Many people eat foods like white bread and white rice, which are refined low-nutrient foods, while avoiding healthful foods because they are afraid of the “anti-nutrients” in whole grains, beans, certain types of nuts, etc. This is upsetting to me because it’s absolutely unnecessary to avoid these foods. The notion that these foods are unhealthy is an absurdist interpretation of food science and nutrient absorption in the human body.
The compounds classified as anti-nutrients include:
- Glucosinolates in cruciferous vegetables, which can prevent the absorption of iodine
- Lectins in legumes and whole grains can interfere with the absorption of calcium, iron, phosphorous, and zinc
- Oxalates in green leafy vegetables, rhubarb, bran cereals, beets, berries, chocolate, and tea bind to calcium and prevent absorption
- Phytates in whole grains, seeds, legumes, and some nuts, which can decrease the absorption of iron, zinc, phosphorous, and calcium
- Saponins in legumes and whole grains, which can interfere with the absorption of many nutrients
Anti-Nutrients are Rarely a Problem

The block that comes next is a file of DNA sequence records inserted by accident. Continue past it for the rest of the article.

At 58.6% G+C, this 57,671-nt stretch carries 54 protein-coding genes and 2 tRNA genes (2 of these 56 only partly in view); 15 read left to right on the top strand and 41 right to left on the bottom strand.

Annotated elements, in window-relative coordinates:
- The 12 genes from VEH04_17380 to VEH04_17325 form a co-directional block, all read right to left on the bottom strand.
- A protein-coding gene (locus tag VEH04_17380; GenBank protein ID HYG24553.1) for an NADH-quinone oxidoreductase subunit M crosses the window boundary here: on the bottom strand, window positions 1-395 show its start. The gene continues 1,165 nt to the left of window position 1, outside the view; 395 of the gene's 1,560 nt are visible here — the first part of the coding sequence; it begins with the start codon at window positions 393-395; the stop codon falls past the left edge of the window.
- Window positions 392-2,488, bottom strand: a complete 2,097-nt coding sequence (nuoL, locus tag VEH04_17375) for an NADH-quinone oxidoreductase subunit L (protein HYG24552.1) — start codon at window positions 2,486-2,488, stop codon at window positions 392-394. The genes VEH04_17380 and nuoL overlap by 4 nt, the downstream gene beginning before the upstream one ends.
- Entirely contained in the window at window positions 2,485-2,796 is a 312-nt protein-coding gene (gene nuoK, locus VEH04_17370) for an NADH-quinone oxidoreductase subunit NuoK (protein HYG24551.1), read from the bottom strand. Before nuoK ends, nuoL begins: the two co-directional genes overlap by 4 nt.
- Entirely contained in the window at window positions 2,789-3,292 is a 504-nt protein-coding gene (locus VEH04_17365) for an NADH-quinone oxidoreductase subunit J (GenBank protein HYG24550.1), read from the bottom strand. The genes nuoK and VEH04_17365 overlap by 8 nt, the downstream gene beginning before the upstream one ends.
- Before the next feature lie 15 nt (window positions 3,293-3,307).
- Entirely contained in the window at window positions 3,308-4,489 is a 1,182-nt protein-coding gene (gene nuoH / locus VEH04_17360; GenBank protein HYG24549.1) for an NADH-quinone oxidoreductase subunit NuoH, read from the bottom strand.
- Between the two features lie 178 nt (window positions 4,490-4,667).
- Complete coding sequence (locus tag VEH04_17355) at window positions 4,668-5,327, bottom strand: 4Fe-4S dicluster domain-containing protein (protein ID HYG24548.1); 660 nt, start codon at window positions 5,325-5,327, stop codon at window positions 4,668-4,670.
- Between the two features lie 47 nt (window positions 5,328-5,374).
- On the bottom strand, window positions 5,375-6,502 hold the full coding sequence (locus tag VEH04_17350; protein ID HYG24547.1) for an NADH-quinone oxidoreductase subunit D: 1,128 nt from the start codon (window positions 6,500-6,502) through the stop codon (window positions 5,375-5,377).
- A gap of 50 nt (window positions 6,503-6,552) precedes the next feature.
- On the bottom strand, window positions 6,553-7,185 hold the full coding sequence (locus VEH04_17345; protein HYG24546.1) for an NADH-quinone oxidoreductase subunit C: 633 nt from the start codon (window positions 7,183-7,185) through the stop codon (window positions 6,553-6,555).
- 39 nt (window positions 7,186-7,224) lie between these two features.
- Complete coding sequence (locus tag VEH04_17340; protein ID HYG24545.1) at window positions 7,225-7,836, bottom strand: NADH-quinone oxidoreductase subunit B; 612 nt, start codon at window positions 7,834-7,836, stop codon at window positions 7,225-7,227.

Many of the anti-nutrients, including phytates, lectins, and glucosinolates, can be removed or deactivated by soaking, sprouting, or boiling the food before eating it. The glucosinolates in raw cruciferous vegetables such as kale or broccoli are generally not a problem unless you consume enormous amounts of these uncooked vegetables and have both an underlying thyroid disorder and an iodine deficiency.
Don’t Eat Raw Kidney Beans
According to an informative article from the Harvard T.H. Chan School of Public Health, eating raw or undercooked kidney beans is dangerous. It can cause nausea, vomiting, stomach upset, diarrhea, bloating, and gas. A compound in raw and undercooked kidney beans, phytohaemagglutinin, causes red blood cells to lump together. Lectins can bind to cells in the lining of the gastrointestinal tract and disrupt the breakdown of absorption of minerals. Because lectin proteins bind to cells for an extended period, they can potentially cause an autoimmune response. They hypothetically could play a role in inflammatory diseases such as rheumatoid arthritis and type 1 diabetes.
Luckily, this isn’t a problem that modern people will have. How many of you have ever sat down to eat a beautiful bowl of uncooked kidney beans? I’m going to go out on a limb here and guess none. Lectins are destroyed by cooking, especially boiling or stewing, or soaking in water for several hours. Dried beans are generally soaked for several hours and then boiled for several hours. Beans prepared this way, or canned beans, are mostly lectin-free.
Don’t Rely on Rhubarb for Calcium
Similarly, the oxalates in food aren’t much of a concern as long as they aren’t your only source of calcium. If you drink a glass of milk or eat a container of yogurt, you’ll make up for the amount of calcium that you didn’t absorb from your spinach salad.
Don’t Bother Soaking Your Corn and Rice Before Eating Them